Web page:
[Dnsmasq-discuss] returns REFUSED when first response comes from non-recursive server
simon at thekelleys.org.uk
Mon Feb 27 21:52:27 GMT 2017
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The behaviour of believing the first REFUSED answer has been changed
for the forthcoming release.
There's a couple of long discussions about this on here.
On 27/02/17 16:42, /dev/rob0 wrote:
> On Mon, Feb 27, 2017 at 04:40:14PM +0100, Daniel Pocock wrote:
>> On 27/02/17 13:31, Chris Novakovic wrote:
>>> On 27/02/17 10:04, Daniel Pocock wrote:
>>>> I've observed the following problem:
>>>> - dnsmasq is sending queries to 5 servers, one of them is not
>>>> recursive and only answers for a private domain
>>>> - if the first response dnsmasq receives comes from the
>>>> non-recursive server (REFUSED), then dnsmasq is sending a
>>>> REFUSED response to the client
>>>> - dnsmasq subsequently receives a response from one of the
>>>> recursive servers
>>> This is expected behaviour. One possibility is to configure
>>> dnsmasq to forward requests to the non-recursive server only
>>> for the private domain, e.g.:
>>> and a matching --rev-server directive if appropriate.
>> The router is running OpenWRT, I could make that change manually
>> but then I wouldn't be able to fully manage it with the GUI any
>> Can you confirm if this is the only way it can work according to
>> the DNS spec, or is it a dnsmasq design decision?
> --server without the domain specified MUST be a recursive server,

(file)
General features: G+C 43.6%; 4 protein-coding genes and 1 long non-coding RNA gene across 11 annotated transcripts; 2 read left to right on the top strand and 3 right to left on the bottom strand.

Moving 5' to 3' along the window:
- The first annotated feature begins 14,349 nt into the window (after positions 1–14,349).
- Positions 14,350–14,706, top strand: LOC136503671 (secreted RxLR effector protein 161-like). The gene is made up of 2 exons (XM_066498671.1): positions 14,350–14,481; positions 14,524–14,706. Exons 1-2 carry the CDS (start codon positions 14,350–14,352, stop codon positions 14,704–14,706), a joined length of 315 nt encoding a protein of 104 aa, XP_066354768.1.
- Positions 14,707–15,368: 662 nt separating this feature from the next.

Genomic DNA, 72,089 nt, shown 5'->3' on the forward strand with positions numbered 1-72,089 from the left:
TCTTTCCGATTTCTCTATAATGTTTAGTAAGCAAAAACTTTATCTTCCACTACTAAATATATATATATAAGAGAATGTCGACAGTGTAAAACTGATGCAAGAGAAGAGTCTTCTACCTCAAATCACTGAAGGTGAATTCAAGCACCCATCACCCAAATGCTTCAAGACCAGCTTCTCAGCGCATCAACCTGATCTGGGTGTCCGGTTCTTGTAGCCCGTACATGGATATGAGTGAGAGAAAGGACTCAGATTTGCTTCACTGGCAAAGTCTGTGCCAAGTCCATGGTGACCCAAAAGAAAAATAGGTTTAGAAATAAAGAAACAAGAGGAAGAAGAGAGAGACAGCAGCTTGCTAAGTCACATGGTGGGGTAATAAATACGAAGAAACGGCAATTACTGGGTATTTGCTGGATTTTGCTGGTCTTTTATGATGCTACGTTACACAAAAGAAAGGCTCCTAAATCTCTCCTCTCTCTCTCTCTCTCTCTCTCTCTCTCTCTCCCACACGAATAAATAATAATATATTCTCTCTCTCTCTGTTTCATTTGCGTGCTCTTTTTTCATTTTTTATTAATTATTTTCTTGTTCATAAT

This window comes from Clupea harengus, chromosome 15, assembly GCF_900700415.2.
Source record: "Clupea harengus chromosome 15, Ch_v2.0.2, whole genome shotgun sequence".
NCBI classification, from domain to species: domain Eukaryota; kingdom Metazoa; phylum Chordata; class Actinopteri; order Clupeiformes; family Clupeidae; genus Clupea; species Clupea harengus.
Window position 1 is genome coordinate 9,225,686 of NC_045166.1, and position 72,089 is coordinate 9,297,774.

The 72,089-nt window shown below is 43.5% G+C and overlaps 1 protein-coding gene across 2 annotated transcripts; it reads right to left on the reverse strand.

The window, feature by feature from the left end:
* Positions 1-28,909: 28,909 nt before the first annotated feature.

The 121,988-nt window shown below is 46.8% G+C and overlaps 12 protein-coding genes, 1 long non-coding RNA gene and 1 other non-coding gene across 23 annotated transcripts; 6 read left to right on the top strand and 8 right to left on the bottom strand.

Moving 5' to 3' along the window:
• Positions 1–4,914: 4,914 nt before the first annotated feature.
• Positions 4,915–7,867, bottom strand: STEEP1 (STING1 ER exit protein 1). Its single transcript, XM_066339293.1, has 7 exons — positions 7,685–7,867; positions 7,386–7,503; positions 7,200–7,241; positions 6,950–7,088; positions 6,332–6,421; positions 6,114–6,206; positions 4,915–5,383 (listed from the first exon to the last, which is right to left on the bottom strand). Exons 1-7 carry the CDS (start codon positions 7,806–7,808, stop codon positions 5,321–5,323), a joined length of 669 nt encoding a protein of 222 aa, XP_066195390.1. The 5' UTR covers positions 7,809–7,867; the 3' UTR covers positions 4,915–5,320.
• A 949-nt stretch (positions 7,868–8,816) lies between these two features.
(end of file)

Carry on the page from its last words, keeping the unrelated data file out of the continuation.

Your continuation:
> willing to resolve your queries for any names.
> --server/domain.example/ip.add.re.ss will only send queries for
> domain.example (and *.domain.example) to ip.add.re.ss.
>> Could a software approach be taken by default, waiting to see if
>> any resolver provides a positive response before sending back
>> REFUSED to the client?
> I don't see a valid use case for this. You have a configuration
> error, by listing a non-recursive server among your upstream
> recursive servers.
> Perhaps the OpenWRT people didn't know enough about dnsmasq to
> support this situation, or perhaps they didn't care. But dnsmasq
> documentation of --server is clear enough about it.
> Another problem you will have is when one of the actual upstream
> recursive servers replies for "domain.example" with incorrect
> (Side note: simple is good; listing more recursive servers will
> generally not improve performance. If some of the servers you're
> listing are not reliable enough, try one of the Google Public DNS
> addresses, or run your own recursive resolver.)
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